Supercontinuum generation


Supercontintinuum generation is the dramatic spectral broadening of laser pulses. The result is brilliant white light with the bandwidth of a incandescent lamp but the coherence of a laser. It occurs when nonlinear effects, particularly those arising from the intensity-dependence of the refractive index in many common materials, combine with linear effects such as the dependence of the velocity of light upon its wavelength.

The following animation gives a sense of the processes involved in supercontinuum generation in a photonic crystal fibre [1]. The color plot shows the spectrogram, a representation of the energy of the laser pulse in the two-dimensional time-frequency domain. The plots on either side show the temporal and spectral distributions individually. One can observe the pulse undergoing rapid initial spectral broadening and temporal compression before splitting into a number of sub-pulses.

Get the Flash Player to see the wordTube Media Player.

The nonlinear wavenumber: a intuitive interpretation of dynamical phase-matching

For energy to be transferred from one oscillatory to another, the another, the two processes must vary at the same rate. This is called phase matching, and it is useful in understanding many aspects of the otherwise complex properties of supercontinuum generation. In particular, in the very common case of supercontinuum generation inside a photonic crystal fibre pumped by a femtosecond Ti:Sapphire oscillator, phase matching between the intense pump pulse and weak background radiation plays the dominant role in determining the short wavelength edge of the spectrum. However, the phase matching is dynamic – the pump is evolving during the energy transfer. This makes interpretation of the the phase matching more challenging.

With C. Martijn de Sterke, Benjamin J. Eggleton at CUDOS, Sydney and Thomas G. Brown at the Institute of Optics, Rochester, I performed a detailed numerical study of the energy transfer process between the pump and the background radiation during supercontinuum generation in photonic crystal fibres [2]. We found that despite the highly dynamical state of the pump pulse during the period of rapid growth of the blue-shifted radiation, its phase-matching behavior was nonetheless similar to that of a fundamental solition – a pulse which does not change shape during propagation.


[1] J. M. Dudley, G. Genty, and S. Coen, “Supercontinuum generation in photonic crystal fiber,” Rev. mod. phys., vol. 78, iss. 4, pp. 1135-1184, 2006.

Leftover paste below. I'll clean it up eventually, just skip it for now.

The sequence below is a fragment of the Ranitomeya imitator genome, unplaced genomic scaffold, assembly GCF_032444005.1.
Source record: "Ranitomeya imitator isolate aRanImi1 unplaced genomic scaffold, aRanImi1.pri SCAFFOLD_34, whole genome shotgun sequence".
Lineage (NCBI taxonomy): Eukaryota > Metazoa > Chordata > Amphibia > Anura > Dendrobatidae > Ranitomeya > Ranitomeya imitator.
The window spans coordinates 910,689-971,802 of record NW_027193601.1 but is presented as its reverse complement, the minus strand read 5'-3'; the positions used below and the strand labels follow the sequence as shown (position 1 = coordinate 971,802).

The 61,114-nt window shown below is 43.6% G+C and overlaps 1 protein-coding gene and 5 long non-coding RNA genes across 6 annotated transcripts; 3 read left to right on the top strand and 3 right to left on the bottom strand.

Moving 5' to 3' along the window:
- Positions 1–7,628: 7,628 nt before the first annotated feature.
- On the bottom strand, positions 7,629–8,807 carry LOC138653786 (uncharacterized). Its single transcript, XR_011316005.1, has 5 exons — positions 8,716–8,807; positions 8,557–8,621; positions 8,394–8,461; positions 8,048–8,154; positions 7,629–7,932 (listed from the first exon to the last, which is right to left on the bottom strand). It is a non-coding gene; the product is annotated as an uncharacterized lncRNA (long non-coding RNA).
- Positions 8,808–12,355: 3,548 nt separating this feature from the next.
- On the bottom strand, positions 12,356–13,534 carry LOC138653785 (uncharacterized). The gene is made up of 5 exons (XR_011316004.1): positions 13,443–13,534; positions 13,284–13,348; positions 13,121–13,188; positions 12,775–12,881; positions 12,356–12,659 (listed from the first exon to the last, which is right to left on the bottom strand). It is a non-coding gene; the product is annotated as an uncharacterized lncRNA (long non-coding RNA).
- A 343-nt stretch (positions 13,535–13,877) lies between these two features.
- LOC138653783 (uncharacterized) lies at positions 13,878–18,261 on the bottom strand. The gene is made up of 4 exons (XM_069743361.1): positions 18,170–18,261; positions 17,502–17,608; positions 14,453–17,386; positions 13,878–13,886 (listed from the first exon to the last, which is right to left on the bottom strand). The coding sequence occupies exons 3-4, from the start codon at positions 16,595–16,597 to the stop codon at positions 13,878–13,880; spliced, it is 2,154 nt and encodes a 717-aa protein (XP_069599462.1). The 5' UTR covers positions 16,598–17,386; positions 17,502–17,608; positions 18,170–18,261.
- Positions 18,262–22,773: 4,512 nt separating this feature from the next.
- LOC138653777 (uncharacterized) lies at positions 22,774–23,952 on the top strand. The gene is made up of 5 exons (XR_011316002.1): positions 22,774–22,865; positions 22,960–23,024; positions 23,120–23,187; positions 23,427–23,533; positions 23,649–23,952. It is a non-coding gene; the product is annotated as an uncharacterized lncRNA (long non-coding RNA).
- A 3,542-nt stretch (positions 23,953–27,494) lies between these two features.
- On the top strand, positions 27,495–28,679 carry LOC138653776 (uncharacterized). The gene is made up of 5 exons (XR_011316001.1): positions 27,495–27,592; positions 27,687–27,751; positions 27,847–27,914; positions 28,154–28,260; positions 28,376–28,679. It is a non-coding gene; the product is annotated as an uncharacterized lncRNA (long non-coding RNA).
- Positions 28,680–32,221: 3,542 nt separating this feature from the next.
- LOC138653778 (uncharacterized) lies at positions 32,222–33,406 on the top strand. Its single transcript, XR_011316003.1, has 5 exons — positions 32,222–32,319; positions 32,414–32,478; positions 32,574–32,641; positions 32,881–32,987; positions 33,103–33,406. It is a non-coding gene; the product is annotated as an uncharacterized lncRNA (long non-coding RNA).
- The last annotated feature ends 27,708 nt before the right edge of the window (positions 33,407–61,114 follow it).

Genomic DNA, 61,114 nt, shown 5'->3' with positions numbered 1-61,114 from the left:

Title = {{Supercontinuum generation in photonic crystal fiber}},
Author = {John M. Dudley and Goery Genty and Stephane Coen},
Journal = {Rev. Mod. Phys.},
Year = {2006},
Number = {4},
Pages = {1135--1184},
Volume = {78},
Date-added = {2007-08-24 15:58:23 +0100},
Date-modified = {2007-08-24 15:58:23 +0100},
File = {Dudley-2006-Supercontinuum.pdf:D/Dudley-2006-Supercontinuum.pdf:PDF},
Keywords = {optical fibres; photonic crystals; supercontinuum generation; high-speed optical techniques; stimulated Raman scattering; optical solitons; spectral line broadening; stability; reviews},
Numpages = {50},
Owner = {dane_austin},
Publisher = {APS},
Timestamp = {2012.05.02},
Url = {}
[2] [doi] D. R. Austin, M. C. de Sterke, B. J. Eggleton, and T. G. Brown, “Dispersive wave blue-shift in supercontinuum generation,” Opt. express, vol. 14, iss. 25, pp. 11997-12007, 2006.
Title = {Dispersive wave blue-shift in supercontinuum generation},
Author = {Dane R. Austin and C. Martijn de Sterke and Benjamin J. Eggleton and Thomas G. Brown},
Journal = {Opt. Express},
Year = {2006},
Month = {Dec},
Number = {25},
Pages = {11997--12007},
Volume = {14},
Abstract = {We numerically study dispersive wave emission during femtosecond-pumped supercontinuum generation in photonic crystal fibres. We show that dispersive waves are primarily generated over a short region of high temporal compression. Despite the apparent complexity of the pump pulse in this region, we show that the dynamics of dispersive wave generation are dominated by a single fundamental soliton. However, any straightforward application of the theory that is thought to describe the blue emission, considerably underestimates the frequency shift. We show that in fact the red-shift of the soliton, caused by spectral recoil from the growing dispersive wave, causes an additional blue-shift of the resonant frequency which is in good agreement with full simulations.},
Doi = {10.1364/OE.14.011997},
File = {Austin-2006-Dispersive.pdf:A/Austin-2006-Dispersive.pdf:PDF},
Keywords = {Pulse propagation and temporal solitons ; Ultrafast processes in fibers},
Owner = {dane_austin},
Publisher = {OSA},
Timestamp = {2012.03.30},
Url = {}